Typical Rule 506 Offerings: Typical Investors
There are few investors in most Rule 506 offerings.
An unlimited number of accredited investors are eligible to purchase securities in Rule 506 offerings, or in any other Regulation D offering. The SEC writes, "Information collected from Form D filings indicates that most Rule 506 offerings do not involve broad investor participation. More than two-thirds of these offerings have ten or fewer investors, while less than 5% of these offerings have more than 30 investors."
There are very few non-accredited investors in Rule 506 offerings.
Up to 35 non-accredited investors who meet certain sophistication requirements are eligible to purchase securities in Rule 506(b) offerings. The SEC writes, "Although Rule 506[(b)] currently allows for the participation of non-accredited investors who meet certain sophistication requirements, such non-accredited investors reportedly purchased securities in only 11% of the Rule 506 offerings conducted between 2009 and 2012. [footnote omitted] Only 8% of the offerings by pooled investment funds included non-accredited investors, compared to 12% of the offerings by other issuers. [footnote omitted]"
There are few Rule 506 offerings that use intermediaries ("private placement agents").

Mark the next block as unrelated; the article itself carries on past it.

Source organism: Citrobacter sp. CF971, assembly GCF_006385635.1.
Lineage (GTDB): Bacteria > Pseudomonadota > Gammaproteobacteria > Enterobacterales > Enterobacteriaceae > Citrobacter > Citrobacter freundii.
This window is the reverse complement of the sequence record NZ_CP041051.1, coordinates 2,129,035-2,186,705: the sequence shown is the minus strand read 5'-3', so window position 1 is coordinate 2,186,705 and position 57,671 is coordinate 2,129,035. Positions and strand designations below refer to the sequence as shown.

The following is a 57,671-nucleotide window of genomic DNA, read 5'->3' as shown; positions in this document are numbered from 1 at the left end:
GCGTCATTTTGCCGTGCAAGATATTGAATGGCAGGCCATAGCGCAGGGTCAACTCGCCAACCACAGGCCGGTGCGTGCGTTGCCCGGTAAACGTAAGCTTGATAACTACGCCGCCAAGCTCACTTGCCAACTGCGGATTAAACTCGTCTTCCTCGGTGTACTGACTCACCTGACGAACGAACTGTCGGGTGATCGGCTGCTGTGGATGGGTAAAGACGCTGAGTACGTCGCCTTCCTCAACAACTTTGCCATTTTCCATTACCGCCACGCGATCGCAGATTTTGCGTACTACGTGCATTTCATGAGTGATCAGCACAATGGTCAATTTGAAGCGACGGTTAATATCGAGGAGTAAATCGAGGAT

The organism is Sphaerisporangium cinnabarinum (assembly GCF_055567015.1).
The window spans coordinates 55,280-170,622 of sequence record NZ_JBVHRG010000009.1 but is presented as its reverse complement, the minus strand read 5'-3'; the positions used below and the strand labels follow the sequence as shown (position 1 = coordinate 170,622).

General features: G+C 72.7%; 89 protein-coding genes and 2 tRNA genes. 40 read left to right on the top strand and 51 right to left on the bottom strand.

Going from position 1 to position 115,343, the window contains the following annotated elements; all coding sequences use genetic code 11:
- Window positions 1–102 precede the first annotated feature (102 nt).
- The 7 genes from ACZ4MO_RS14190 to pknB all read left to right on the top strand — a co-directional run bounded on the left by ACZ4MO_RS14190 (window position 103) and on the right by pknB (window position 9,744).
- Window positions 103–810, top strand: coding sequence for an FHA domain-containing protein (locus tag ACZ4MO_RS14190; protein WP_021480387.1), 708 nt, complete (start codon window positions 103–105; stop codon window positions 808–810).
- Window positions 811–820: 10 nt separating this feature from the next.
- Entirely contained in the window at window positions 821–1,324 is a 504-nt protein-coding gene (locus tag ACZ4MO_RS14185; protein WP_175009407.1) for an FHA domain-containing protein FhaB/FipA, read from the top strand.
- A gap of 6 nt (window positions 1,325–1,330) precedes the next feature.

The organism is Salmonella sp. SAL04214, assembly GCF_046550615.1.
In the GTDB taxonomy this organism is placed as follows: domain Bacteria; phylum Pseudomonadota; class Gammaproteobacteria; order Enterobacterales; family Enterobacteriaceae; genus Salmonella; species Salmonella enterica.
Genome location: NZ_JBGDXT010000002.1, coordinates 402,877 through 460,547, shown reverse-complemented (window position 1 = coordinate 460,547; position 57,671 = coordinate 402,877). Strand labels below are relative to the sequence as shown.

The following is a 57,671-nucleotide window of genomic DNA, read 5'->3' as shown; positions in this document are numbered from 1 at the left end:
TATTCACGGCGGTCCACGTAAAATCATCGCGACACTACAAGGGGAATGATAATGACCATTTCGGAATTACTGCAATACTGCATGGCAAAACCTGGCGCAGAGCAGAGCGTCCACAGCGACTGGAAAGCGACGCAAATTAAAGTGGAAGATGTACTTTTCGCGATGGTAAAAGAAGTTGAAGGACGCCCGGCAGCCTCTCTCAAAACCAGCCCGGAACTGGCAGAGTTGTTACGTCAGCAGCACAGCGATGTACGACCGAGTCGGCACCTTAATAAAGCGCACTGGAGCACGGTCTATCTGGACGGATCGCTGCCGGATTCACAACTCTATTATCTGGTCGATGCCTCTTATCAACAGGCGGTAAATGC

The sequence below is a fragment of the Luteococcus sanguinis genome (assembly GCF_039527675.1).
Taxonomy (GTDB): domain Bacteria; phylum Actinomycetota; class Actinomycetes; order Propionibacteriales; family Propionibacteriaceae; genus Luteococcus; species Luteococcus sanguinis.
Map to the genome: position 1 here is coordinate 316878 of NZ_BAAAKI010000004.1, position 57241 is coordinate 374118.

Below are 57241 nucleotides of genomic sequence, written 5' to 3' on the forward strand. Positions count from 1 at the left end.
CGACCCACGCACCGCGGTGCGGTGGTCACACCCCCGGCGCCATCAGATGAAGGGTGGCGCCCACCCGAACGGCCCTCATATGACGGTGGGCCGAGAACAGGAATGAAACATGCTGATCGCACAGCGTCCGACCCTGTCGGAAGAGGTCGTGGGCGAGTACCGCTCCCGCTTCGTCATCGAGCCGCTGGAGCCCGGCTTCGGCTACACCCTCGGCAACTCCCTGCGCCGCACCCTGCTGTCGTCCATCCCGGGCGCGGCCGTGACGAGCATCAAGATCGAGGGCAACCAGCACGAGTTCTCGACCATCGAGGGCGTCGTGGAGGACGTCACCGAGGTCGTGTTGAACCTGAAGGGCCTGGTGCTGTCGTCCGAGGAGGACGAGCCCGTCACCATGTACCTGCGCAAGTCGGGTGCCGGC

The SEC writes, "... the vast majority of Regulation D offerings are conducted without the use of an intermediary, [footnote omitted] ....
Investors solicited by management (rather than solicited by brokers) are more likely have some kind of pre-existing relationship with the issuer.
The SEC surmises, "... many of the investors in Regulation D offerings likely have a pre-existing relationship with the issuer or its management because these offerings [before Rule 506(c)] would not have been conducted using general solicitation."
Only a small percentage of households with more than $1 million in net worth have invested in Rule 506 offerings.
The SEC writes, "We estimate that at least 8.7 million U.S. households, or 7.4% of all U.S. households, qualified as accredited investors in 2010, based on the net worth standard in the definition of “accredited investor” (figure omitted). [footnote omitted] ... Our analysis, however, leads us to believe that only a small percentage of these households are likely to participate in securities offerings, especially exempt offerings. First, as mentioned above, data from Form D filings in 2012 suggests that fewer than 234,000 investors (of which an unknown subset are natural persons) participated in Regulation D offerings, which is small compared to the 8.7 million households that qualify as accredited investors.